Briard Breed Magazine - Showsight



as well. Teenage Briards are often going through a coat change, which can be both color lightening and texture softening. Lastly, pertaining to movement, the head of a Briard is held proud and alert when standing, and will lower in motion (to about 10:00), but should not drop down below the withers. There is a tendency for han- dlers to keep the dog’s head upright, or move dogs too fast to fully evaluate the gait. Judges shouldn’t hesitate to request a reasonable pace and/or a lose lead, even if it means having the dog go around by itself. SGP: First and foremost, new judges should learn the correct way to approach a breed that has hair over its eyes! PH: I do not see a problem with newer judges in this breed as they have a pretty good standard that is easy to inter- pret and many good breeders that are very helpful. JH: New judges to the breed, as well as those who don’t get to see the breed often enough (a problem with a more rare breed), can have difficulty with the proportions of the breed if they don’t to their homework. If they see one or two here and there and then are faced with a larger entry, they can especially run into difficulty. For exam- ple, four entrants are too long and only one is properly proportioned, the new or inexperienced judge with the breed might ignore the properly proportioned entrant, as he is different from the rest. Different is not necessarily a bad thing. Too many overly long dogs in the ring can present a challenge to the judge in his or her quest for the best. B&CM: Many judges we have observed have not studied the standard and know the disqualifications. When examin- ing a Briard, approach with confidence, do a quick and thorough exam and lastly check for dewclaws (lack of two dewclaws on each hind leg is a disqualification). The Briard should stand for the exam, but keep in mind they are reserved with strangers. SS: I don’t think misunderstanding of breeds is limited to only new judges. The Herding dog temperament is some- times difficult for non-Herding dog people to understand. MS: Briards should be moved at a nice, easy trot on a loose leash; judges should be looking for strong reach and drive with rear follow-through and trueness coming and going. Look for strong, efficient movement—not speed. Recognizing correct proportions can also be problematic. Briards often have one to three inches of coat depth on the chest and point of the buttock, which can make them appear longer in body than they actually are. DT: This is not a square breed! While the standard does refer to a measurement from point of shoulder to point of buttock being equal to or slightly longer than the height of the dog at the withers. To further explain: in front of the point of should there should be at least an inch if pro sternum and in front of that 2 inches of hair and in back of the buttock should be at least an inch of tail followed by at least an inch of hair. I have just added 5" minimum to the length when observing the dog from the side giving the outline of 26 ½ " in height to 31 ½ " in length— hardly a square. WS: I think all judges new to a breed do go through some type of learning curve as you evaluate the breed and see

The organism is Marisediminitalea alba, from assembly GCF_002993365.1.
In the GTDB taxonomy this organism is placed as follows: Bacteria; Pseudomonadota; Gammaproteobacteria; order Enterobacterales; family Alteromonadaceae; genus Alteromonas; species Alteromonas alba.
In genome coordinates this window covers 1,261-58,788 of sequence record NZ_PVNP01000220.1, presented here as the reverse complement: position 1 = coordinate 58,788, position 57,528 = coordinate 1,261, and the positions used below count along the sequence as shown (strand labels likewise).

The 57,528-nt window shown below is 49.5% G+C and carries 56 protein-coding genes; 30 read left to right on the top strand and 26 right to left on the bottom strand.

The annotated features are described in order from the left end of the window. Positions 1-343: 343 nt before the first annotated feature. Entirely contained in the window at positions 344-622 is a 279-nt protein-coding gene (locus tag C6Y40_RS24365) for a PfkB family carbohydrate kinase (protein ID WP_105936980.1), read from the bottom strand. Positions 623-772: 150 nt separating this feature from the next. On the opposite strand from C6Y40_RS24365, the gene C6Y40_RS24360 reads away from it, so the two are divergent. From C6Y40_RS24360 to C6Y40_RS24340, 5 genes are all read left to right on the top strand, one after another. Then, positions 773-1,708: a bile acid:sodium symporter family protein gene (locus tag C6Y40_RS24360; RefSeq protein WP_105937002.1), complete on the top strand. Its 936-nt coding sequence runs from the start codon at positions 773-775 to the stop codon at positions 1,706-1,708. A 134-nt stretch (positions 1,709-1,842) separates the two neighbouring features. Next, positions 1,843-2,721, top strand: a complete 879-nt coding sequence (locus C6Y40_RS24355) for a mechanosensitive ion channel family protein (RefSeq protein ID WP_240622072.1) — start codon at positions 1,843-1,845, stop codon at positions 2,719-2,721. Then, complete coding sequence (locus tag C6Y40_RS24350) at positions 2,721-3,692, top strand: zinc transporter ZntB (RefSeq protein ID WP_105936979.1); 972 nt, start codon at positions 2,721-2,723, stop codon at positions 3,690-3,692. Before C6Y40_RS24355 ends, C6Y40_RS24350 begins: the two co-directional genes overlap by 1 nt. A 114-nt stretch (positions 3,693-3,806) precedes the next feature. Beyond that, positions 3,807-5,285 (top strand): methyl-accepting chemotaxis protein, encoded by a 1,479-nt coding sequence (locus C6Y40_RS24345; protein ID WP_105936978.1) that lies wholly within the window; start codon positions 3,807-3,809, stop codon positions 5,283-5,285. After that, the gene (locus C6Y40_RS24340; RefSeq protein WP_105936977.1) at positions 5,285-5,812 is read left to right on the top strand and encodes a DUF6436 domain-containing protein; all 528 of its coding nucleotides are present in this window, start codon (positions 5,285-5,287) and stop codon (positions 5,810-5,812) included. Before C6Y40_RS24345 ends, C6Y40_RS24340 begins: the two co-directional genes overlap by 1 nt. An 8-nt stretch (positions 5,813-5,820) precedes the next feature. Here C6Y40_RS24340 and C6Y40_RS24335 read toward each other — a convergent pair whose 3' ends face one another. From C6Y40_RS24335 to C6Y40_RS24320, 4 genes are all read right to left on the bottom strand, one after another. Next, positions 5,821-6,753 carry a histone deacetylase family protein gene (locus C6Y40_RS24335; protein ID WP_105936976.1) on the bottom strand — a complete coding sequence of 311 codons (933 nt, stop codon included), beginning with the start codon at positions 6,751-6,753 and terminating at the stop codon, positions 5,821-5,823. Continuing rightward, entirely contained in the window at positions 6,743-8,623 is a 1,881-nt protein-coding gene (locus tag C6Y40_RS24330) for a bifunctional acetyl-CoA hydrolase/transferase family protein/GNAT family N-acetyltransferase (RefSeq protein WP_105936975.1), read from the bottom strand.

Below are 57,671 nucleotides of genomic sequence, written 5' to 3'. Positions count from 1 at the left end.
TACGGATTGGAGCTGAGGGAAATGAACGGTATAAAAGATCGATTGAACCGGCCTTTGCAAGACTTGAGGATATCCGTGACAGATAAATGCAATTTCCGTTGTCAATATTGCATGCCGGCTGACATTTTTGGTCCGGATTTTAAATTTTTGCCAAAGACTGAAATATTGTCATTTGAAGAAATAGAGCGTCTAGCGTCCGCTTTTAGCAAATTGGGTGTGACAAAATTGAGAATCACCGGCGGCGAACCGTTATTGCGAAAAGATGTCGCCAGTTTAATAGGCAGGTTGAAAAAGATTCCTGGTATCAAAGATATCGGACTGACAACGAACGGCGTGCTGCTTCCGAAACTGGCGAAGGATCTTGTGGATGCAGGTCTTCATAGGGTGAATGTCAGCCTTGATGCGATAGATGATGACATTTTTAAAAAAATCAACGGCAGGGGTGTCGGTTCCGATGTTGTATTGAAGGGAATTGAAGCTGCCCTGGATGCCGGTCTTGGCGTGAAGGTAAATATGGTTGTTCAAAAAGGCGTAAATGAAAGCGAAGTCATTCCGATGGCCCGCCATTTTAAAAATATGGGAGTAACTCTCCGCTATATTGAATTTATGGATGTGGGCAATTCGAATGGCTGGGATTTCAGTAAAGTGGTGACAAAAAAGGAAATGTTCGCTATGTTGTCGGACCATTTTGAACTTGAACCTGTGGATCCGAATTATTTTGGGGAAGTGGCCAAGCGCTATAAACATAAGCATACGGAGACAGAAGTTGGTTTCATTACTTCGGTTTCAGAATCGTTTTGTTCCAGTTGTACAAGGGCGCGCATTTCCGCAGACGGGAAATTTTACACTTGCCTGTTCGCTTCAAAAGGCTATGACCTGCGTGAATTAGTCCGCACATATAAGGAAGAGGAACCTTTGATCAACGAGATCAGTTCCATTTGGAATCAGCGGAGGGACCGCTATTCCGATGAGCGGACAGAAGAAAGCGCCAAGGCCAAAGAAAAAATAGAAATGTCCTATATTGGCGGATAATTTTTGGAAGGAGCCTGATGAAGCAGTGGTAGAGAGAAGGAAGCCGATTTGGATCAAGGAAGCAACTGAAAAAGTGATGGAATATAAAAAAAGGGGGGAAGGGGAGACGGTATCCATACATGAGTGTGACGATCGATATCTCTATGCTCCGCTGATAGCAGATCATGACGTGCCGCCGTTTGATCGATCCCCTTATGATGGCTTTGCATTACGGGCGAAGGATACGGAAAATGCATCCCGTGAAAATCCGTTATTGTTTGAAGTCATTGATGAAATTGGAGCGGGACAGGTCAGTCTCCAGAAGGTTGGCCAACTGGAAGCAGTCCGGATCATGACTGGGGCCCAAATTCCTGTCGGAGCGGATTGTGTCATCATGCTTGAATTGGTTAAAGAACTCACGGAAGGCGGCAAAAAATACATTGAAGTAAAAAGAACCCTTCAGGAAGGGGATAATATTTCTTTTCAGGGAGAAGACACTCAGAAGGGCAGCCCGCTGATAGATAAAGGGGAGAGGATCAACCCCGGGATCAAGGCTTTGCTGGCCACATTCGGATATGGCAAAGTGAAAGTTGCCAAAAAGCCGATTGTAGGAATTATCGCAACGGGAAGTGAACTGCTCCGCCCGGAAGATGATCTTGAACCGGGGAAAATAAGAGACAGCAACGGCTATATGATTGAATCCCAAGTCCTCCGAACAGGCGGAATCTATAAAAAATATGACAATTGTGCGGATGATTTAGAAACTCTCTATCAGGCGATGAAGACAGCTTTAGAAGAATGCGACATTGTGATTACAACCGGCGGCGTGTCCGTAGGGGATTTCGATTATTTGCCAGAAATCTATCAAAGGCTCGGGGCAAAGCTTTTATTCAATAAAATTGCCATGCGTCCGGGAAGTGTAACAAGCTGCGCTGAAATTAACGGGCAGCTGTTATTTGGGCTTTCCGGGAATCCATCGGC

the differences within them. All judges need to keep reviewing the standards as well as revisiting their mentors to continue the education process. It takes time to fully understand the unique features of each breed. So in my opinion it’s not as much about misunder- standing, it’s more about continuing to grow and learn from each opportunity. 5. Is there anything else you’d like to share? AB: My main concern about the Briard is straight shoulders. With restricted reach, a dog is unable to display the cat-like gait that is so effortless. Good shoulder layback is hard to come by and easy to lose. I hope breeders will pay particular attention to shoulders and judges will reward a well-constructed balanced front and rear. MG: In a breed that has fairly small entries, even in regions that used to be hotbeds of Briard activity, it can be hard for a new judge or judge applicant to see a number of Briards of different ages. Apart from the National, which rotates around the country, there are Regional Specialties in California, Pennsylvania and Ohio on an annual basis, which do attract a nice number of dogs in today’s climate and would be worthwhile to try to attend. It will give you a greater opportunity to see more than just the attractive puppies and mature specials. SGP: It is a breed I have long admired. I was privileged to exhibit in the Midwest where, in the 1980s and 1990s some of your best, dedicated breeders and handlers showed top winners every weekend. I came away from that with a particular appreciation and true understand- ing of your lovely breed. PH: Just to congratulate the breeders on what they have accomplished and to keep up the good work. JH: Here are a couple of short judging tips to share that one might find helpful and want to employ or consider when evaluating the Briard. When one stands back to ascer- tain the breed’s proper body proportions, that is also the time to take note of the length of head. You want to see good length (40% of the dog’s height), an important characteristic of the breed. When you examine the bite, don’t have the mouth opened or side lips pulled back as full dentition is not mentioned in the standard and many Briards and their handlers aren’t use to such procedure. While I’ve seen it done, also please don’t lift the dog’s leg to check for dewclaws. The dogs are not used to this and may react poorly. Not just applicable for Briards, the ring gating can be your friend by noting the number of strides it takes a dog to cover a section—the less strides, the more efficient and tireless worker you have. One can’t let those sheep win! B&CM: Although many disqualifications are subjective, from a judge’s perspective, it is difficult to believe that dogs with only one rear dewclaw have become champions. SS: One of the outstanding things I like about this breed is the breeders. They are usually nice, cooperative and almost always exhibit very good sportsmanship—very rare and desired attribute for any group. MS: To appreciate fully the character of the Briard, you will need to see them when they are exposed to what